What Price Happiness?

Looking for joy in all the wrong places?

By Naomi Wolf
happy box image
Photograph: Photo by Dan Winters.

Freud said fulfillment lay in the twin poles of work and love, so let’s look also at love—and lovemaking. The women’s movement helped to liberate female libido, and a landmark moment was when researcher Shere Hite presented data in 1976 showing that most women need more than simple penetration in order to reach orgasm. This immediately put men on notice that they needed to ramp up their sexual game. That was, we can all agree, a really good thing. However, young women I hear from today are not, for the most part, relaxed and simply enjoying their sexuality; they are worrying about their presentation. The 1976 goal of a nice orgasm or two—or five—morphed, thanks to the multibillion-dollar pornography industry, into a new sexual script for women, one that requires a highly theatrical, no-holds-barred performance, not to mention perfect abs.

To this pressure for sexual hyper-achievement, add the heightened desire for consumer goods. In Deluxe, the best-selling book about luxury-goods marketing, Dana Thomas writes that the past 40 years have seen an ever-expanding army of luxury products and advertisements for them colonizing more and more women further and further down the socioeconomic ladder. Men too are targeted—but the bulk of the luxury ad dollar “buy” is in women’s media. Where once there was a tiny coterie of the financially elite buying Louis Vuitton luggage and Chanel handbags, now anyone with a credit card can do so. Luxury manufacturers have evolved from being hole-in-the-wall, Italian-suburb family enterprises to being vast multinational corporations, focused on creating a totally inaccessible layer of goods at the top—but creating a doorway to “the dream” for the masses with an affordable scarf, sunglasses or perfume. Given all this, are we surprised that contentment is hard to find? Your mom may well have been happy with her vacation in the Poconos, but you probably don’t feel the same about the water park; maybe you need the Costa Esmeralda, because you saw the fabulous ad and how can it be beyond you when your neighbors went last year?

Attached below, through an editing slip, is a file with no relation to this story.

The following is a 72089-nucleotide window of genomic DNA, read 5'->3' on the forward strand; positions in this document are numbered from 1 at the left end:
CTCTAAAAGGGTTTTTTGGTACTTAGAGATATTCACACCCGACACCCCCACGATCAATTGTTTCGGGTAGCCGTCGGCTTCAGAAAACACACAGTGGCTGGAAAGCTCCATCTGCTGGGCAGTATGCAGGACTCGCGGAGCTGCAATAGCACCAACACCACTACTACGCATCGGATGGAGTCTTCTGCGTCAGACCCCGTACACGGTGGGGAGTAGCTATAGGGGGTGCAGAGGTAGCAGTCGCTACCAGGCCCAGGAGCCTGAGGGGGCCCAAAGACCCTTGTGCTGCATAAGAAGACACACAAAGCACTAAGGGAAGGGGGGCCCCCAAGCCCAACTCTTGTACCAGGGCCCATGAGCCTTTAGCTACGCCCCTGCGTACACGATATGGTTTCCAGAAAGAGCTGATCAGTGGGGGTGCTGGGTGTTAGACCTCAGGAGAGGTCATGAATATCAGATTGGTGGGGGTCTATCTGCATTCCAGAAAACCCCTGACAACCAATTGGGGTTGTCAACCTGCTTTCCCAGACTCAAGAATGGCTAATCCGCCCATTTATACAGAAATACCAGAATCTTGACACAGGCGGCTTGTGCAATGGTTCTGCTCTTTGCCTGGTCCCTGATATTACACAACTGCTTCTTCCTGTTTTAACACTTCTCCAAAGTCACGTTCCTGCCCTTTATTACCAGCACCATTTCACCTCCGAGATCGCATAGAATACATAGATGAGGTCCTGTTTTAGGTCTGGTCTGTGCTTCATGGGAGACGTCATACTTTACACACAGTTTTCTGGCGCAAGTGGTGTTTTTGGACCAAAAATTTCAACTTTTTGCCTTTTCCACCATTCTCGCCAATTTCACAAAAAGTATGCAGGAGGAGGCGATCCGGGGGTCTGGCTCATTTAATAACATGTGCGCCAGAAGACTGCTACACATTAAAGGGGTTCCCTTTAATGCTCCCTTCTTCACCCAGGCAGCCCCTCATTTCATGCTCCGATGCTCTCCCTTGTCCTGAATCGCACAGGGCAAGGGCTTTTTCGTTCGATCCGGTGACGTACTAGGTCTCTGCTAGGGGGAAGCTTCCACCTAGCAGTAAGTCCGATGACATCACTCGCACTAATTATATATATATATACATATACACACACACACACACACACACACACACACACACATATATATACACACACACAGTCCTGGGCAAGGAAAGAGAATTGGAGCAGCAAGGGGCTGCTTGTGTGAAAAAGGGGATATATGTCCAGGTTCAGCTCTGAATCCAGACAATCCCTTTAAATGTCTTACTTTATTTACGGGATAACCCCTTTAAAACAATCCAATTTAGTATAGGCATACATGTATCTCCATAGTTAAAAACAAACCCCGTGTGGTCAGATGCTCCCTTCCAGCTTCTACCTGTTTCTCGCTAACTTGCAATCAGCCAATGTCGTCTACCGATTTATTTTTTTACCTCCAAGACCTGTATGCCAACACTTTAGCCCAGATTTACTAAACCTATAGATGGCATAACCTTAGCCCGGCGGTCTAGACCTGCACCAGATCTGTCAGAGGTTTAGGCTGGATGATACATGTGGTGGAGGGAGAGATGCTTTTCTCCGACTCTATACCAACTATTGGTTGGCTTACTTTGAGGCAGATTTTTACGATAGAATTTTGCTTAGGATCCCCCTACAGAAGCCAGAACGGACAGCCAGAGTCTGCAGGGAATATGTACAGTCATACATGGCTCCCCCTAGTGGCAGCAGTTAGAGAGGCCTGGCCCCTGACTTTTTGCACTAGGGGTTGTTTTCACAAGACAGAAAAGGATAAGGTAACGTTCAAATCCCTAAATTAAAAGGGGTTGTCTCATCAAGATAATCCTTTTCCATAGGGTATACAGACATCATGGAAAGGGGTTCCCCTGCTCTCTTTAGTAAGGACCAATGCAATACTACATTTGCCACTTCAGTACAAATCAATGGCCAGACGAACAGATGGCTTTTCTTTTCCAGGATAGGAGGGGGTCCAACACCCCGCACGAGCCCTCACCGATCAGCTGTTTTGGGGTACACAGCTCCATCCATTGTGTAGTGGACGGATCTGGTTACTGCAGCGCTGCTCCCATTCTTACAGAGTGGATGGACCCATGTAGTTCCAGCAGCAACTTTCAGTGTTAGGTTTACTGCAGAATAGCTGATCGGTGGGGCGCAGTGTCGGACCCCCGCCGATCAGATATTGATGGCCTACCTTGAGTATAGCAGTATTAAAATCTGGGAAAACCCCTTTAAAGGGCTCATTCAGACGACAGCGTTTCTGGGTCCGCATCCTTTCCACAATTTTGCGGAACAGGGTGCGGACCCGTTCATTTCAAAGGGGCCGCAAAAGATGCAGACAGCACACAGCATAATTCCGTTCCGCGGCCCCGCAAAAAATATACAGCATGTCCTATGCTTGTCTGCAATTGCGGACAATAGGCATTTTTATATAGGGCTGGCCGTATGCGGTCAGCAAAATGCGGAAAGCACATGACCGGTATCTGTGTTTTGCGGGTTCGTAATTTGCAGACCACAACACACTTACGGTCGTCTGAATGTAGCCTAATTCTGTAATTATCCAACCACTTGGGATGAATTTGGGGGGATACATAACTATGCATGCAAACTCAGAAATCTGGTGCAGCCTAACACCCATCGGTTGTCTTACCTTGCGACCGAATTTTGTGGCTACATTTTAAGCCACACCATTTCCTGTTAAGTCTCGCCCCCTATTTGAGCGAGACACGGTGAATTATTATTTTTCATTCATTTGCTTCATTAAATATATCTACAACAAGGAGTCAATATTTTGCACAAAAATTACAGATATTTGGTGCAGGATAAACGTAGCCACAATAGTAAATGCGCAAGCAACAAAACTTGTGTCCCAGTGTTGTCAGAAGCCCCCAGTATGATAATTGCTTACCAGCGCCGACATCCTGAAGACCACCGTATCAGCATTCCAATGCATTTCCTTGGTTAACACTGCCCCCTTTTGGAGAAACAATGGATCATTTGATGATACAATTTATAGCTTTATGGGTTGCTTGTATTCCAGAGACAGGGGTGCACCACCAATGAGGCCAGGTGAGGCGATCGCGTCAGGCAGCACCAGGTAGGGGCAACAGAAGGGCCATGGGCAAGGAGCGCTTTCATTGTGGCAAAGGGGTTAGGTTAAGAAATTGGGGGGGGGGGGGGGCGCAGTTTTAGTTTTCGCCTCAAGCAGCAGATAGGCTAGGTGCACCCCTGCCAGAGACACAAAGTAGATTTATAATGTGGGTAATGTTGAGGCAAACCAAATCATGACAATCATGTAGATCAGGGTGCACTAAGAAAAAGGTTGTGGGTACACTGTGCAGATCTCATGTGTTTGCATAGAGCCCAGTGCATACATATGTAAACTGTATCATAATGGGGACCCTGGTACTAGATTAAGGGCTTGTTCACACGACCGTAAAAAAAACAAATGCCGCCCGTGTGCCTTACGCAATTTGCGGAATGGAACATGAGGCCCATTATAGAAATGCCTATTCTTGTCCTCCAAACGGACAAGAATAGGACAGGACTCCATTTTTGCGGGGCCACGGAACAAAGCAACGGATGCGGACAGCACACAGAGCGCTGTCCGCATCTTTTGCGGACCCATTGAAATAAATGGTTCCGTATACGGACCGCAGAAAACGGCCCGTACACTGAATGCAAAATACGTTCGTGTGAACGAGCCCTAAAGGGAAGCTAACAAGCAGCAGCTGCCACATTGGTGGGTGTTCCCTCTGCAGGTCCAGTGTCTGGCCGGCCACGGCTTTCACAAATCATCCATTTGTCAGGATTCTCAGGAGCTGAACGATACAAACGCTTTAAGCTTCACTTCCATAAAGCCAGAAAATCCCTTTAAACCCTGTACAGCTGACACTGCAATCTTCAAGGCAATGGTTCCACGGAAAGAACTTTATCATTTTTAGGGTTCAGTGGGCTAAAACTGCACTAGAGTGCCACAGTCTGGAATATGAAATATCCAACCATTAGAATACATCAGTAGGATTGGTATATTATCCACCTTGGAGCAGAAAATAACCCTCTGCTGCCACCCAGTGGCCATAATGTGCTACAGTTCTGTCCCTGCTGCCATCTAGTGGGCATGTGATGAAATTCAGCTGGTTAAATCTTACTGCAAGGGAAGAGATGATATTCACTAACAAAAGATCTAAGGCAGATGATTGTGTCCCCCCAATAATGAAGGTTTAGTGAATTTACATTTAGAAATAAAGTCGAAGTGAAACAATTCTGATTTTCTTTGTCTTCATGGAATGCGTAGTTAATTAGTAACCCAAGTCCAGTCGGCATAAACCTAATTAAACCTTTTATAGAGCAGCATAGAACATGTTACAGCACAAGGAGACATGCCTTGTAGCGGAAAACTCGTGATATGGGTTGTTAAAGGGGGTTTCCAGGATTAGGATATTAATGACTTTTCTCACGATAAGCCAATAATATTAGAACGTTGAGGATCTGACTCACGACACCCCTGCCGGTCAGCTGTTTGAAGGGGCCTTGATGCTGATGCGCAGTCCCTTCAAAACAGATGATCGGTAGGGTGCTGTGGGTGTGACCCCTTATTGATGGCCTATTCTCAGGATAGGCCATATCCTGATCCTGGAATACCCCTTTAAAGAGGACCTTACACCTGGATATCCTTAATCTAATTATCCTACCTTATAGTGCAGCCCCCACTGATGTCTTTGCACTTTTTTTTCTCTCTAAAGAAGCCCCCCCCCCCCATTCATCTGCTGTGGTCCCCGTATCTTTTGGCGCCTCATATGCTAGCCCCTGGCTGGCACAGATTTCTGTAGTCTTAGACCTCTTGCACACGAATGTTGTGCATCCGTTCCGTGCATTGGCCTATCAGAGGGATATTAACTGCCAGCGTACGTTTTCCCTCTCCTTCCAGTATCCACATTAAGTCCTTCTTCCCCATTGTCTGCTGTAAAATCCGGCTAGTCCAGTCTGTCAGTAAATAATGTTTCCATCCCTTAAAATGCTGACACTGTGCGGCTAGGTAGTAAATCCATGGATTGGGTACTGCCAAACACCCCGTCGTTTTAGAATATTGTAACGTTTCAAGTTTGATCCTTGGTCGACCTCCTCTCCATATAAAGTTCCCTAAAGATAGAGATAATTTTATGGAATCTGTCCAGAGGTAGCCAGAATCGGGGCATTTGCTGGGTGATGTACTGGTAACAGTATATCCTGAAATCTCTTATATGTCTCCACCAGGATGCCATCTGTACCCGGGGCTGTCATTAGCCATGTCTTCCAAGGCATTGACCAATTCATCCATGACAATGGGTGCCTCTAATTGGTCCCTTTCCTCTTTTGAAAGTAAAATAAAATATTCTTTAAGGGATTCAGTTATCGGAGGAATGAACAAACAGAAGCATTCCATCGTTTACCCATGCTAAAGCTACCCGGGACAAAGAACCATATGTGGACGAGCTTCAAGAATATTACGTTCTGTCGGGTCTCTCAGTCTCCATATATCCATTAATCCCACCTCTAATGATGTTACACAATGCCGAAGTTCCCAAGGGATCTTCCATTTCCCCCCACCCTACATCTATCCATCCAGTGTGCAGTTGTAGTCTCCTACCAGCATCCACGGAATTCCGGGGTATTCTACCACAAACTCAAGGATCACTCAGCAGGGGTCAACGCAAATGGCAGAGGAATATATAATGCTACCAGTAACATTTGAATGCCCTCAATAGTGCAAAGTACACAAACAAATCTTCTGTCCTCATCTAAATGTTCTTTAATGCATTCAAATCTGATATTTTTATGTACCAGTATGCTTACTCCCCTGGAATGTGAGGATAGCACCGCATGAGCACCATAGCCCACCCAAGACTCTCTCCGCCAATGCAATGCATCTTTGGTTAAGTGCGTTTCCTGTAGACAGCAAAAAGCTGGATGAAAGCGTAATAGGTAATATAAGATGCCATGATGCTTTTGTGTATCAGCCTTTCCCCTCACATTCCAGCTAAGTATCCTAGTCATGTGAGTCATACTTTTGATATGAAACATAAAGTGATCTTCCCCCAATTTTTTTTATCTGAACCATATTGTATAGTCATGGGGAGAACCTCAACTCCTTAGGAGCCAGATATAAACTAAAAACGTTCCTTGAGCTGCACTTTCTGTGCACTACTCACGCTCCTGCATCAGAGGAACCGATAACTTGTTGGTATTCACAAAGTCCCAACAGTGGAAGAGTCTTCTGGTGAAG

Western feminism may have given women economic independence, but that does not necessarily translate into economic wisdom. The recent financial bubble—with its implications of overextended credit cards, home equity debt and busted McMansions—reveals that, for women, too, “satisfaction” got conflated in the past few decades with material goods. And for the first time in human history, women had their own money with which to make their own financial mistakes.

So where does all this stoking of feminine discontent leave us? In a great place to learn about real contentment. All of this could be an opportunity for us to be not just freer (a value cherished by all waves of feminism) but also wiser. It would be salutary for women (and men, for that matter) in the West to grow out of their 40-year adolescence—their long, eye-rolling whine—and to actually take the next step toward true maturity.

First, let’s rethink the definition of happiness. Most people quote the Declaration of Independence’s phrase “life, liberty and the pursuit of happiness” as if it means that being personally fulfilled is the promise of America. But personal gratification is not what happiness meant in the eighteenth century. It had much more of a connotation of the fortunate condition of using one’s fullest capacities in the service of a larger good. Thomas Jefferson, Benjamin Franklin and even Jane Austen all use happiness in this sense, rather than in the sense of personal gratification. That is a nice place to start redefining.

The truth is that women did get elements of “happiness” from feminism, if you define happiness as self-possession, self-knowledge and the right to have problems of one’s own choosing and to possess your own destiny.

But we can learn from the mistaken definitions of the past 40 years. We could decide, for example, that happiness, as it is now defined, is overrated. If happiness means pure pleasure, no hassle, well, that is a 14-year-old’s idea of fun. Maybe the point of a free woman’s life isn’t having nonstop personal fun 24/7.

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